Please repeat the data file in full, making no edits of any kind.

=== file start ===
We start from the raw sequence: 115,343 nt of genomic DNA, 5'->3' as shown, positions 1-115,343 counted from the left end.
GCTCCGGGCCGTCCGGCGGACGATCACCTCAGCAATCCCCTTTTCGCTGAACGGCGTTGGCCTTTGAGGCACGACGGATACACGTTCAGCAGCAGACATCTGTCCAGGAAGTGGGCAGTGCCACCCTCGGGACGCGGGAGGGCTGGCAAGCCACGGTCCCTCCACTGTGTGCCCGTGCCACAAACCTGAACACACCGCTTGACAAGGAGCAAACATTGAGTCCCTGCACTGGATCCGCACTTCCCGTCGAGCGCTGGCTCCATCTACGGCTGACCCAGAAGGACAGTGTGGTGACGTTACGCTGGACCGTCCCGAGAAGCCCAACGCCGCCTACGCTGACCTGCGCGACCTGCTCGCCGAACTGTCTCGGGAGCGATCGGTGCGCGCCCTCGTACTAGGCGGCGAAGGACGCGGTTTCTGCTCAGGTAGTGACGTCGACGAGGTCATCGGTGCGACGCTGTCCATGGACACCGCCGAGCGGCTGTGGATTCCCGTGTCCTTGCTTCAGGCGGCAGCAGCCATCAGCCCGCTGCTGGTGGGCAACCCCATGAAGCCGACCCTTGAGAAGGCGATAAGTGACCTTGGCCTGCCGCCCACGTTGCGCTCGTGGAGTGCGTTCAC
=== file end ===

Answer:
We start from the raw sequence: 115,343 nt of genomic DNA, 5'->3' as shown, positions 1-115,343 counted from the left end.
GCTCCGGGCCGTCCGGCGGACGATCACCTCAGCAATCCCCTTTTCGCTGAACGGCGTTGGCCTTTGAGGCACGACGGATACACGTTCAGCAGCAGACATCTGTCCAGGAAGTGGGCAGTGCCACCCTCGGGACGCGGGAGGGCTGGCAAGCCACGGTCCCTCCACTGTGTGCCCGTGCCACAAACCTGAACACACCGCTTGACAAGGAGCAAACATTGAGTCCCTGCACTGGATCCGCACTTCCCGTCGAGCGCTGGCTCCATCTACGGCTGACCCAGAAGGACAGTGTGGTGACGTTACGCTGGACCGTCCCGAGAAGCCCAACGCCGCCTACGCTGACCTGCGCGACCTGCTCGCCGAACTGTCTCGGGAGCGATCGGTGCGCGCCCTCGTACTAGGCGGCGAAGGACGCGGTTTCTGCTCAGGTAGTGACGTCGACGAGGTCATCGGTGCGACGCTGTCCATGGACACCGCCGAGCGGCTGTGGATTCCCGTGTCCTTGCTTCAGGCGGCAGCAGCCATCAGCCCGCTGCTGGTGGGCAACCCCATGAAGCCGACCCTTGAGAAGGCGATAAGTGACCTTGGCCTGCCGCCCACGTTGCGCTCGTGGAGTGCGTTCAC